Last weekend I had the pleasure of attending and speaking at PyData Boston. It was a great conference with a wide range and variety of talks, all focusing on using Python for various sorts of data analysis, in many diverse fields. There were talks about using Python for machine learning, text analysis, Bayesian statistics, energy analytics, and much more. The talks were all captured on video and should be up online soon- I'll update this post when they are available. Keynote talks were by Travis Oliphant and Cathy O'Neil - both touched on the need for sharing the analytical process and tools that facilitate that process.
I was happy to give not one, but two different talks at the conference. The first was a tutorial on the Python library NumPy- a core component of the Python stack for efficiently storing and manipulating array data. All materials for the talk are on this github repo. I did the whole presentation in an IPython notebook (a first for me). If you want to take a look at the static version of the talk, it is here. I basically highlighted the parts of the NumPy API that I find most useful on a day-to-day basis.
On Sunday, I gave a second talk on various projects in our lab and highlighted the similarities and differences between our data analysis needs for each project. Like many new neuroscience labs, we have a real mix of projects going on- molecular, bioinformatics, in vivo imaging and even behavior! These different types of projects all have unique constraints and use different tools, but we've found Python very flexible and it's our analysis language of choice. Of note, I talked about how we're using a custom version of MongoDB to store all our data. MongoDB is a so-called 'schema-free' database, which means that as we change our experiments, we don't have to redesign our database. This is a huge boost and helps us take advantage of a database system quickly and fluidly.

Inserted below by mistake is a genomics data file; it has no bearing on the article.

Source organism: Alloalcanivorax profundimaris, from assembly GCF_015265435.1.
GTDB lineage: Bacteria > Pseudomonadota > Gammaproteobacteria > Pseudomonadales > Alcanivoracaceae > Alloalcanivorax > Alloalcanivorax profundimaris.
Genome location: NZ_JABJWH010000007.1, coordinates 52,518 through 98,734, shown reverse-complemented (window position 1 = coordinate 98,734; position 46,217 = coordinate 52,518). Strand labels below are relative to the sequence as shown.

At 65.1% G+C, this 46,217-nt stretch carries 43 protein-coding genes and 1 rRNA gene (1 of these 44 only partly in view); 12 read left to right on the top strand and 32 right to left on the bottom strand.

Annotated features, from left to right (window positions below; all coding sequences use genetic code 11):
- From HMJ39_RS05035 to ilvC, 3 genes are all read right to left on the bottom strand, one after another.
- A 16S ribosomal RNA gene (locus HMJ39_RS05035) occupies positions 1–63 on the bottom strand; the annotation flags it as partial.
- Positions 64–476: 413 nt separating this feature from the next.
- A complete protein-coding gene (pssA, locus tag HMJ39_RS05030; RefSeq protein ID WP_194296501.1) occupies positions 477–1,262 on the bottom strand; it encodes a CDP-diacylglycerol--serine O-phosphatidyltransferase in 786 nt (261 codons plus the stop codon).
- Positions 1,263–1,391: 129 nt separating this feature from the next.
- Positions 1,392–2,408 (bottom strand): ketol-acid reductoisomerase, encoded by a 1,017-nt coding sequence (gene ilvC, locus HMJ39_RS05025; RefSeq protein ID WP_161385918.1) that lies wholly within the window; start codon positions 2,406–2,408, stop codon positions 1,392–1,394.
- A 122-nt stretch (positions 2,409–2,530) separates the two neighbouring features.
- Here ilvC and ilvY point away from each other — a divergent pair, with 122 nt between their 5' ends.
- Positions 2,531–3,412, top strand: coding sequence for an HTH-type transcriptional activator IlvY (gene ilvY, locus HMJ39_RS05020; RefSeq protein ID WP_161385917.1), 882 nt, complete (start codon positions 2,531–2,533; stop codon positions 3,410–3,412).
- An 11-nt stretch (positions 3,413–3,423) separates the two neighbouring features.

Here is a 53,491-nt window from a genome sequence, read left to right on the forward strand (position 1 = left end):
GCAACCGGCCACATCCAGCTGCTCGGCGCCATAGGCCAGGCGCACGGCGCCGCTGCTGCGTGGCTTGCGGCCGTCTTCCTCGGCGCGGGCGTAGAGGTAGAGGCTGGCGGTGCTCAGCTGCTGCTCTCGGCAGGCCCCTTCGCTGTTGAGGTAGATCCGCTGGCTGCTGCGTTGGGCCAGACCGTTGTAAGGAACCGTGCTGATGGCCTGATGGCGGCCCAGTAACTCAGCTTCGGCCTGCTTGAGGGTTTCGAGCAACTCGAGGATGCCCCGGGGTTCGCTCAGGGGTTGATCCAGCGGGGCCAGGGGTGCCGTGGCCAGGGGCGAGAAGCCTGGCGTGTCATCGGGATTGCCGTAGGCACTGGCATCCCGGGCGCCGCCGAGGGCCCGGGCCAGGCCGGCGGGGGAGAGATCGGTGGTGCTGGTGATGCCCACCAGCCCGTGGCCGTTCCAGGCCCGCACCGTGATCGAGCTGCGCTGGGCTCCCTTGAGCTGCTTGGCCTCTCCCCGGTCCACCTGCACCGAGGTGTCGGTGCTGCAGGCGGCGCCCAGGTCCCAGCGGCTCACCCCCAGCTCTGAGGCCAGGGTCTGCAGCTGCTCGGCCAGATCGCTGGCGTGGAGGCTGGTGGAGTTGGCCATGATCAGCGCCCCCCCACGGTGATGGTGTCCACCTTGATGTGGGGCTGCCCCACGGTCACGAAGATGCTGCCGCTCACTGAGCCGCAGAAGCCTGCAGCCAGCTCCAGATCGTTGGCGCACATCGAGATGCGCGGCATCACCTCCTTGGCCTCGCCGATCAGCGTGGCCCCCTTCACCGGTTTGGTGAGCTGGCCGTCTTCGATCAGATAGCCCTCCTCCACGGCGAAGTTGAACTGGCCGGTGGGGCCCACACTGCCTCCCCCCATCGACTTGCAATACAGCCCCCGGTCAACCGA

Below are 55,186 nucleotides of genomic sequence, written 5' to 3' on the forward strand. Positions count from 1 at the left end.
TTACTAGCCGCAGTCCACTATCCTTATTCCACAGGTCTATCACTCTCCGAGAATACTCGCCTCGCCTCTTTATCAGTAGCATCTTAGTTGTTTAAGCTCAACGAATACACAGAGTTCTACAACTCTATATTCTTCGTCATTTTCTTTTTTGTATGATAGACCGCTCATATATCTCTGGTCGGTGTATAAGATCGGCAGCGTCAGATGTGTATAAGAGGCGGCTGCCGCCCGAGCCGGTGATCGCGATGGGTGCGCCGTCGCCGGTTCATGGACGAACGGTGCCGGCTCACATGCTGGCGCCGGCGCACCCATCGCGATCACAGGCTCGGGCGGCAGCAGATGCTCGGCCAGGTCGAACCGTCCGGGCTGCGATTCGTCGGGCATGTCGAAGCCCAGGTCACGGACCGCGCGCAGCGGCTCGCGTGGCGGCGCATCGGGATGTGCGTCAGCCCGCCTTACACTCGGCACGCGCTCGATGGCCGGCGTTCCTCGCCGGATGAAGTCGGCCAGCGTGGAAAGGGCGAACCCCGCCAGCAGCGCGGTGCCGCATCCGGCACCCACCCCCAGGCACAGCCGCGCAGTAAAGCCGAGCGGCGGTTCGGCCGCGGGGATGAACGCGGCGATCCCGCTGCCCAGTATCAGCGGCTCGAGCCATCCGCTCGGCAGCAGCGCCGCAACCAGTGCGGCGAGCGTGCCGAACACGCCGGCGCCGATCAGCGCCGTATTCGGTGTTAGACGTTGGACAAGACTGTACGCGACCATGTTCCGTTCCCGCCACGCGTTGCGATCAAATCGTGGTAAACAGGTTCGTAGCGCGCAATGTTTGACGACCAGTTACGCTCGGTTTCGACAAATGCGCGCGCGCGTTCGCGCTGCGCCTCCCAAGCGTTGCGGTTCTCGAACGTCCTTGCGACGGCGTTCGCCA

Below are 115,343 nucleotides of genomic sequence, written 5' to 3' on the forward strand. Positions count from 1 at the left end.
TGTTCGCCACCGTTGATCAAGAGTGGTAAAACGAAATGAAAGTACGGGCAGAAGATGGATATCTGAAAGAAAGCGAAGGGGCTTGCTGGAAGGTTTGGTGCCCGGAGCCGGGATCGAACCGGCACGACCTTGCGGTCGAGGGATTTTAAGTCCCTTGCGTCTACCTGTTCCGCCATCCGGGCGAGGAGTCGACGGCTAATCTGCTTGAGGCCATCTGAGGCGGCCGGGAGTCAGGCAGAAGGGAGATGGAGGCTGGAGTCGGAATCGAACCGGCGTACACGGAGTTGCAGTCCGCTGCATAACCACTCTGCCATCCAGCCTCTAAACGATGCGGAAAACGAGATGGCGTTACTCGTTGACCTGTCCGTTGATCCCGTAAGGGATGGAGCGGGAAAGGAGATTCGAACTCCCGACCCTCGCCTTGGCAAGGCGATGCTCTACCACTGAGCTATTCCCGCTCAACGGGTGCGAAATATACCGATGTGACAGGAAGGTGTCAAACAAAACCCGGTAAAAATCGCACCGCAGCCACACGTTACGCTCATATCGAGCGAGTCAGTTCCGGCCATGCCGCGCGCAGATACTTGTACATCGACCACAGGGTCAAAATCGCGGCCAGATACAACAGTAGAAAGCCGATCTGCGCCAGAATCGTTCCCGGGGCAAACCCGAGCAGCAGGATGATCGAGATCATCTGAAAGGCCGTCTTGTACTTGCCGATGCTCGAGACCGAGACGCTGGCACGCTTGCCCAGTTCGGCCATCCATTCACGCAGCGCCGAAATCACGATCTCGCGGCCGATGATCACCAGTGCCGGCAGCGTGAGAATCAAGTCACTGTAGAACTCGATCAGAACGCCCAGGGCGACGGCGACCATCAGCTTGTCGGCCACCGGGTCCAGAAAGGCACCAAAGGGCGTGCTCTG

I had a really good time giving both presentations and had some great conversations all weekend long. Thanks to everyone that make the conference happen- the planners, the speakers and the attendees!
Finally, I'll note that I haven't been posting here as much as I'd like. Turns out having an infant takes a lot of time! I'm hoping to have more frequent but shorter posts in the future. We'll see how that goes.